A group of more than 500 travel businesses has received “private assurances from senior government sources” that the quarantine law, imposed on Monday, will be relaxed by the end of June.
Ms Patel said: “These measures are informed by science, backed by the public and will keep us all safe.”
While the measures have initially been imposed for a year, the government has said they will be reviewed every three weeks. The first review date is 29 June.
The effect has been to stifle inbound and outbound tourism for the summer. The three big airlines serving the UK – British Airways, easyJet and Ryanair – have launched a legal challenge.
They say the travel industry was not properly consulted and that the self-isolation measures are far more harsh than those applying to known carriers of Covid-19 already in the UK.
A group called Quash Quarantine, which includes outbound travel businesses and UK hospitality enterprises from Kuoni to TGI Fridays, has also been threatening legal action to overturn the measures.
But Paul Charles, the group’s spokesperson, said: “The Quash Quarantine group has received private assurances from senior government sources that travel corridors will be in place from 29 June.”
The concept of “travel corridors” or “air bridges” are seen by the Department for Transport (DfT) as the best way to limit the damage that quarantine is causing to the UK travel industry.
They are treaties of convenience between the UK and key destination countries, agreeing that there would be no quarantine applied in either direction. Travel corridors would allow the government to maintain a pretence of quarantine while nullifying it for the vast majority of travellers.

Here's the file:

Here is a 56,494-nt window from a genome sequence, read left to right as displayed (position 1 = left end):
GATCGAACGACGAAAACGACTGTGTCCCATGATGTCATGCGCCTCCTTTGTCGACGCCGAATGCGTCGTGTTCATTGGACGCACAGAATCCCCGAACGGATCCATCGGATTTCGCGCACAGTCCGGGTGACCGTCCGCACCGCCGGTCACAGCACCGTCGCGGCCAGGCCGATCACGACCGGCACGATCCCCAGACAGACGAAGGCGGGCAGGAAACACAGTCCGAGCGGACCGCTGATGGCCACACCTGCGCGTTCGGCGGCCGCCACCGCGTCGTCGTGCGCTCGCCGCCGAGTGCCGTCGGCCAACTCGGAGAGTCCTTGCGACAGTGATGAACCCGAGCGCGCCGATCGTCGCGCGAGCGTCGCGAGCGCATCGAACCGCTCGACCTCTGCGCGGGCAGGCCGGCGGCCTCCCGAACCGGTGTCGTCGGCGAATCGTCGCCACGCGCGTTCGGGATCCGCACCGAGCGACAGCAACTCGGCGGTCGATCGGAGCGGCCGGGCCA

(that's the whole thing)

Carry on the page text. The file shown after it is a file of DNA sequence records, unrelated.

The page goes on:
The quarantine law, which was initiated by the the prime minister’s chief adviser, Dominic Cummings, has been championed by Priti Patel and the foreign secretary, Dominic Raab.
The measure has been characterised by briefings and counter-briefings – the latter mainly from the DfT because of the severe economic impact.
Within hours of quarantine being introduced, Jet2 and Virgin Holidays cancelled all departures in the first half of July.
The new rules are academic for most travellers at present because the Foreign Office (FCO) has advised against all-but-essential travel abroad for the past 12 weeks.
But the reasons given by the FCO for imposing the ban – flight restrictions and border closures – are rapidly disappearing in Europe and other parts of the world, and there are indications that this blanket travel advice may be lifted.
Mr Charles said: “We urge the government to signal to the travel industry publicly and urgently that this is the case, as well as amend Foreign Office advice on non-essential travel.
“We are still considering our options regarding legal action, including whether to join BA’s claim or launch our own action, but would prefer that 29 June is confirmed as soon as possible for the start of travel corridors.
“The industry needs urgent visibility on a timetable for travel to begin again.”
A government spokesperson said: “It’s important to remember what these measures are all about: protecting public health, avoiding a second peak of this deadly virus, and that means managing the risk of cases being imported from abroad.
“We are exploring a range of options to increase travel, underpinned by the evidence if it shows it is safe, including examining how international travel corridors could safely open up routes.”